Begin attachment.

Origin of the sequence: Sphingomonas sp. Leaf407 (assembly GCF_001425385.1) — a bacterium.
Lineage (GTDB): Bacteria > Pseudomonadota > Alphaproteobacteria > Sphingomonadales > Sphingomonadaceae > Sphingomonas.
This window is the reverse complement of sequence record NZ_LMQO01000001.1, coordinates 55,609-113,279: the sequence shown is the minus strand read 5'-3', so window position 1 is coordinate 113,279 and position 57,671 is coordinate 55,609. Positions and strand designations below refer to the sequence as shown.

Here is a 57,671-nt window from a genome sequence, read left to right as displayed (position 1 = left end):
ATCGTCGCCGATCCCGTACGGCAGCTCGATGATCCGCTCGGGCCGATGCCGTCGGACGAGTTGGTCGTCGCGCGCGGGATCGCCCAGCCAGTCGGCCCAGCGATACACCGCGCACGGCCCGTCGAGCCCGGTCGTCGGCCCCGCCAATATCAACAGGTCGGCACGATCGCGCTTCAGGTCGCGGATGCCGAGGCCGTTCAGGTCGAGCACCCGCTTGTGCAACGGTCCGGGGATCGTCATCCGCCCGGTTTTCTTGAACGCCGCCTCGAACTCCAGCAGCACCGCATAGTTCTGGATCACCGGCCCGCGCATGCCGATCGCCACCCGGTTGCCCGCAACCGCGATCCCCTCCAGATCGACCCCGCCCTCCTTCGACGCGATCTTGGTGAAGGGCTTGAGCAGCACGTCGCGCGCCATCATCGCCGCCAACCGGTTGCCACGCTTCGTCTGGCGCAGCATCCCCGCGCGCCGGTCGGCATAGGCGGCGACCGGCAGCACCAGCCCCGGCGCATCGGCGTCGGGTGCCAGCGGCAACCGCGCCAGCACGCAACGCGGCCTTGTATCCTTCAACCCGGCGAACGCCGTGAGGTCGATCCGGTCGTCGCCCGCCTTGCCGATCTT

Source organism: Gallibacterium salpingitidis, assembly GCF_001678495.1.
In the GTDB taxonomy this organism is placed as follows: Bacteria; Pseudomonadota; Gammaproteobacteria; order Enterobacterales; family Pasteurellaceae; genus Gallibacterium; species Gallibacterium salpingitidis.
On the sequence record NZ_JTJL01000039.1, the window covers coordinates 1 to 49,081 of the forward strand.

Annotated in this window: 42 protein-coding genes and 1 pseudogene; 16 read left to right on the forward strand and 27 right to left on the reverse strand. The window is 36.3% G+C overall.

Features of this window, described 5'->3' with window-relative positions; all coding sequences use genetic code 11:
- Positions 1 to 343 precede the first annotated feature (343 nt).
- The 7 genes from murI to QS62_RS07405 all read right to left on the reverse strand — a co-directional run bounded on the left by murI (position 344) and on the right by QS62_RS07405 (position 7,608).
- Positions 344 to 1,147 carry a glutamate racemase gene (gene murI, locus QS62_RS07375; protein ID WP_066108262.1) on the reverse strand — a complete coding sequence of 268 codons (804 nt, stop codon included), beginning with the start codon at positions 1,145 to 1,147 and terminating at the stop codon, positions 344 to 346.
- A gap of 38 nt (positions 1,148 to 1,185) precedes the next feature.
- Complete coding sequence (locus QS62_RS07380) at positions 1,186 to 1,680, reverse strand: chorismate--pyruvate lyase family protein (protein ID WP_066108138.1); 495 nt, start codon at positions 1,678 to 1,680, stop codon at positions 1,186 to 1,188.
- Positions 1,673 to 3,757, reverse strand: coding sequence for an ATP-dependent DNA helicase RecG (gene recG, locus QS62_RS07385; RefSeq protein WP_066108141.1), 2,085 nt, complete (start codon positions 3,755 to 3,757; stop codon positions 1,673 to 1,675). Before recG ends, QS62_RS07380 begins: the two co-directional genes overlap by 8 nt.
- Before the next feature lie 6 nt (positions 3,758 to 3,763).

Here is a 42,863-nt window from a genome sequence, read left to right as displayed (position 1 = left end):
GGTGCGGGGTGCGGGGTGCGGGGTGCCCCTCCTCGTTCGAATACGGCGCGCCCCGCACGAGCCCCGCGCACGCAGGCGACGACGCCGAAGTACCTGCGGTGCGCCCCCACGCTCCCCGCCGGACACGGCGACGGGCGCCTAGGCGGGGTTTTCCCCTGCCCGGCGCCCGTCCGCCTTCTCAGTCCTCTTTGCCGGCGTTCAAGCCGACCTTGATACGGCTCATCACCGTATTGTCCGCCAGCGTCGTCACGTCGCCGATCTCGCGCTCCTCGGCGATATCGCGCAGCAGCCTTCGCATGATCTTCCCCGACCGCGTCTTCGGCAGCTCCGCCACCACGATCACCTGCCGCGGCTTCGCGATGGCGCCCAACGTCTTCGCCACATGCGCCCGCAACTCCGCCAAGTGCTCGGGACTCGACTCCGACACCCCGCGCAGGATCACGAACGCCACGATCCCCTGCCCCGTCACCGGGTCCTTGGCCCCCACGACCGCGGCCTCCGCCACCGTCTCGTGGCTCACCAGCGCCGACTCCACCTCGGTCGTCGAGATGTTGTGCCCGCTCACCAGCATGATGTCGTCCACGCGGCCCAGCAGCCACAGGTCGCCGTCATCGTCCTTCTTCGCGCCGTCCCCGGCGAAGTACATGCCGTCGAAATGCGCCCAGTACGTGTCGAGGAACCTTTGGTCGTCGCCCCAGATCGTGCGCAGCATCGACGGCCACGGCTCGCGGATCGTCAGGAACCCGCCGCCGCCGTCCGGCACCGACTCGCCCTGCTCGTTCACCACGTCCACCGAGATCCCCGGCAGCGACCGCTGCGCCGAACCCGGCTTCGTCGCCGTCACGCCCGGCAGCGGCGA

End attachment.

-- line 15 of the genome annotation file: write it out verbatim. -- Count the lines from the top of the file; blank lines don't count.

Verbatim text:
- Complete coding sequence (locus QS62_RS07380) at positions 1,186 to 1,680, reverse strand: chorismate--pyruvate lyase family protein (protein ID WP_066108138.1); 495 nt, start codon at positions 1,678 to 1,680, stop codon at positions 1,186 to 1,188.